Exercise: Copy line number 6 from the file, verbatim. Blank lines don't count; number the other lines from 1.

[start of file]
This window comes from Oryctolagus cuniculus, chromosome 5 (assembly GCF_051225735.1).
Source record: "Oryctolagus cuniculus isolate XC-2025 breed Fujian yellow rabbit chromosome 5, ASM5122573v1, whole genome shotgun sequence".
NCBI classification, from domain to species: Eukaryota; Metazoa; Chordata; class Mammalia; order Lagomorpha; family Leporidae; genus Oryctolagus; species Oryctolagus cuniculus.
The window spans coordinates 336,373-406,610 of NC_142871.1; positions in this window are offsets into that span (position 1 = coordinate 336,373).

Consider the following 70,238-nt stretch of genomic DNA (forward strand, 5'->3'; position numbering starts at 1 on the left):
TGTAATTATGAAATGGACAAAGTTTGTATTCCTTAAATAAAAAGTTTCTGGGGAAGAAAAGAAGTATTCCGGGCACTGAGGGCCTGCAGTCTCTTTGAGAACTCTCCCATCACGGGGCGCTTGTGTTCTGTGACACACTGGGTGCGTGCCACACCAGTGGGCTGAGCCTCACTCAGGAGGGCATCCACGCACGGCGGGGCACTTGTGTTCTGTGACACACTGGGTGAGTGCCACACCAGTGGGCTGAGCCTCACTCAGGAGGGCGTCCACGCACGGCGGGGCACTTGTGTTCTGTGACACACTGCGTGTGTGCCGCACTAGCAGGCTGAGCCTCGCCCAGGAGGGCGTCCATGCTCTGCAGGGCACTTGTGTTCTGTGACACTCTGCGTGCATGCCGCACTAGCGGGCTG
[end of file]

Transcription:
TGTAATTATGAAATGGACAAAGTTTGTATTCCTTAAATAAAAAGTTTCTGGGGAAGAAAAGAAGTATTCCGGGCACTGAGGGCCTGCAGTCTCTTTGAGAACTCTCCCATCACGGGGCGCTTGTGTTCTGTGACACACTGGGTGCGTGCCACACCAGTGGGCTGAGCCTCACTCAGGAGGGCATCCACGCACGGCGGGGCACTTGTGTTCTGTGACACACTGGGTGAGTGCCACACCAGTGGGCTGAGCCTCACTCAGGAGGGCGTCCACGCACGGCGGGGCACTTGTGTTCTGTGACACACTGCGTGTGTGCCGCACTAGCAGGCTGAGCCTCGCCCAGGAGGGCGTCCATGCTCTGCAGGGCACTTGTGTTCTGTGACACTCTGCGTGCATGCCGCACTAGCGGGCTG